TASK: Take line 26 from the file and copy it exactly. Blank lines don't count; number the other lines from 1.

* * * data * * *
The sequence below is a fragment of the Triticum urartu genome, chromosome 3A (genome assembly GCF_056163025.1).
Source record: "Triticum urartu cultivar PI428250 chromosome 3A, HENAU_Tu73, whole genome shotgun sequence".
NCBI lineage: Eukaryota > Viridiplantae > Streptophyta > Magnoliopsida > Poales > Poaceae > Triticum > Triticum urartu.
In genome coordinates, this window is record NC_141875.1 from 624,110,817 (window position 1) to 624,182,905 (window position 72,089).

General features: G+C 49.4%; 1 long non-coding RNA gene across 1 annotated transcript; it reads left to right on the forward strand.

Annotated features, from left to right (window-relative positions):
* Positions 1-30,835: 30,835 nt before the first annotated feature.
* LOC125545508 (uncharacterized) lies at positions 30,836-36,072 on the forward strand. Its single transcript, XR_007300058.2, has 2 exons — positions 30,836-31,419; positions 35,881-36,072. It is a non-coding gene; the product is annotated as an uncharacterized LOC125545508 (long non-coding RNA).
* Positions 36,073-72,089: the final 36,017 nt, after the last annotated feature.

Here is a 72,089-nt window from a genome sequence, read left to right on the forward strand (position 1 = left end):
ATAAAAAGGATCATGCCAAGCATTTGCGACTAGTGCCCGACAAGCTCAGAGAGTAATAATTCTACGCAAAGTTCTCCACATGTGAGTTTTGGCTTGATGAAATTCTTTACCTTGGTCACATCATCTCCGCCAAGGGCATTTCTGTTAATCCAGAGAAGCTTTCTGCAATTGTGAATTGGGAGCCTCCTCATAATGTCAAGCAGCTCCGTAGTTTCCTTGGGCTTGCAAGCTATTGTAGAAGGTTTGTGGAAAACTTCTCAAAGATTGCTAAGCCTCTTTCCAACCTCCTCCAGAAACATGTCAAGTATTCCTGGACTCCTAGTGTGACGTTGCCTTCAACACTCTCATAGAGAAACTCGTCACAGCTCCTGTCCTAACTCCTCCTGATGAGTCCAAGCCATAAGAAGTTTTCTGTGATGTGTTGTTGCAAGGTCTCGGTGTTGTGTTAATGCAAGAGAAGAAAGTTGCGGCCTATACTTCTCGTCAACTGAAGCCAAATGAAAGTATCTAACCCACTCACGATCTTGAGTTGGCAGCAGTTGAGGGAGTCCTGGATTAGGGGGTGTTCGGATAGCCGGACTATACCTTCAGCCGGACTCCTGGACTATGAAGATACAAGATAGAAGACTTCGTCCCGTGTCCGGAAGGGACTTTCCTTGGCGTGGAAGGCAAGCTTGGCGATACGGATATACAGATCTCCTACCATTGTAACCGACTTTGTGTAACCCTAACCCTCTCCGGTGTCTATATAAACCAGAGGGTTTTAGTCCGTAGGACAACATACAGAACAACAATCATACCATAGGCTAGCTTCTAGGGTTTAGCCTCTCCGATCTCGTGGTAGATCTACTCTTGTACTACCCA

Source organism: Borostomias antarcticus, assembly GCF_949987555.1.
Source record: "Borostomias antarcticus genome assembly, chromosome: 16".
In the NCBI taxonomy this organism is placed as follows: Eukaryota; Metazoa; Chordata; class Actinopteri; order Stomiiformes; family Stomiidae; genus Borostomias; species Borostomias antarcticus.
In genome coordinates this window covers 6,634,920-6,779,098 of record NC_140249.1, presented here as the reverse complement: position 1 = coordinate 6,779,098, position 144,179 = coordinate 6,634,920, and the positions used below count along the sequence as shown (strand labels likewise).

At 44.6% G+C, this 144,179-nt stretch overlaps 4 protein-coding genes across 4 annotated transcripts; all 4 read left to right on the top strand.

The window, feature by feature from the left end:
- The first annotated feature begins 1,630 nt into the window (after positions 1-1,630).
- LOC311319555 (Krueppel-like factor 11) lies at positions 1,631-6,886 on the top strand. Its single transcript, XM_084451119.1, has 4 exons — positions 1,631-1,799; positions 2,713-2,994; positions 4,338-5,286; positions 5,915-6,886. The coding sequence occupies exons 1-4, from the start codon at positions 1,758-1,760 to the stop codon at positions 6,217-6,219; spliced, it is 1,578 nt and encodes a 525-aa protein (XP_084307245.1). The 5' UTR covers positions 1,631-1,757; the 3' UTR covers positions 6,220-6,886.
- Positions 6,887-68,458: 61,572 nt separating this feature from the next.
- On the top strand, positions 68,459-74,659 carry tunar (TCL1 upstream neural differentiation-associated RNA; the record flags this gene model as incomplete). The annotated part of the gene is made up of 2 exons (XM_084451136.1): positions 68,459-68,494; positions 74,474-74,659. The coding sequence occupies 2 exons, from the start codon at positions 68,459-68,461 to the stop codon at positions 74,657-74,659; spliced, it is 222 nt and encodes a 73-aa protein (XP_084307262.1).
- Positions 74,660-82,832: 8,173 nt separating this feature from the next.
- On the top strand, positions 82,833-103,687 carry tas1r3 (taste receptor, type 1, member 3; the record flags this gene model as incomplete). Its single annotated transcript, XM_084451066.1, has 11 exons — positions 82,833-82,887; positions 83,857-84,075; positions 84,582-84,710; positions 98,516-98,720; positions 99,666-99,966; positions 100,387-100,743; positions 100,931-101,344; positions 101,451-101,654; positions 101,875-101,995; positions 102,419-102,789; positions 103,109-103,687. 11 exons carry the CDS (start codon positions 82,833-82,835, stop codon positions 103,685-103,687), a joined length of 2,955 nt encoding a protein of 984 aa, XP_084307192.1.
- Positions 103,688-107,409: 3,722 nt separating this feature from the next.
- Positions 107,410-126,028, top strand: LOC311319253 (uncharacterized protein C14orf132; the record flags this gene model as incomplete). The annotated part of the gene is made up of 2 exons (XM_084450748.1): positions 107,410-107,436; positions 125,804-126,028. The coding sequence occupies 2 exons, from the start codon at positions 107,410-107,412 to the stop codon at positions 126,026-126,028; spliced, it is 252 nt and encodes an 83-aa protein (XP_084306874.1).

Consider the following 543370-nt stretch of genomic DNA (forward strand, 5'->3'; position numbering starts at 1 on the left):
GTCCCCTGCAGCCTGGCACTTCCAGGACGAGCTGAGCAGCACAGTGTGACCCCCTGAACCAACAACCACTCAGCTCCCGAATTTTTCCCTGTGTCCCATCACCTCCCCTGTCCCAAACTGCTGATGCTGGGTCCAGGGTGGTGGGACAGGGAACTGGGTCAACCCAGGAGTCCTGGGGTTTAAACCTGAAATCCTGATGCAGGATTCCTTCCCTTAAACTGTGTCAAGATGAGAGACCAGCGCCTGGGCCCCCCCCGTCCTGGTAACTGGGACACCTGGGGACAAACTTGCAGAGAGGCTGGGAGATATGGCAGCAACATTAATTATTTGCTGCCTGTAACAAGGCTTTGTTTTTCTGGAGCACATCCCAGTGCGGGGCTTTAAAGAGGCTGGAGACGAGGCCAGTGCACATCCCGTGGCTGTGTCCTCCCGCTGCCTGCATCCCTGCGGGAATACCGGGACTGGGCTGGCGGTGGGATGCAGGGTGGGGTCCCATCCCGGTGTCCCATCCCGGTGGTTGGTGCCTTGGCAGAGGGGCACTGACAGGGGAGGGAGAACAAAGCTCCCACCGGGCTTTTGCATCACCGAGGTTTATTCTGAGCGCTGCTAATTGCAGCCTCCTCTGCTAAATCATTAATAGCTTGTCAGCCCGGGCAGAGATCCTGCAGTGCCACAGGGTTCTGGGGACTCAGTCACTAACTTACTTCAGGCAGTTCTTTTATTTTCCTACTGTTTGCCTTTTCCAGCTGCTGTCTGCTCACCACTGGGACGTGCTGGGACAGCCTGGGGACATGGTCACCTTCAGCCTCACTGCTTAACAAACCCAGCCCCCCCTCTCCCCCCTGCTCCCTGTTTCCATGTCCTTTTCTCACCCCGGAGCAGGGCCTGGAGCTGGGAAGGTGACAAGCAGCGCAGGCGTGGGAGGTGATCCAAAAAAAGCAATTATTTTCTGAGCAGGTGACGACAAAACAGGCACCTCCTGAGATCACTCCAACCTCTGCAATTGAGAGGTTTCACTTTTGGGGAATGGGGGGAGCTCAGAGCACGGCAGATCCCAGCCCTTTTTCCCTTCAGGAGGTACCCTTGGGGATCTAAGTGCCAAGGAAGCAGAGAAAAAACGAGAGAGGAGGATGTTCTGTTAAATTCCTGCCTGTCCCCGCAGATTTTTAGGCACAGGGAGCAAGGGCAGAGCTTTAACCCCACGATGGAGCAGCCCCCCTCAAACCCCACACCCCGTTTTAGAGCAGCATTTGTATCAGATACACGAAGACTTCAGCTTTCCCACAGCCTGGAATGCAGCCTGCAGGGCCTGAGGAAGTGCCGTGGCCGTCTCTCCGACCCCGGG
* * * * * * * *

Consider the following 543370-nt stretch of genomic DNA (forward strand, 5'->3'; position numbering starts at 1 on the left):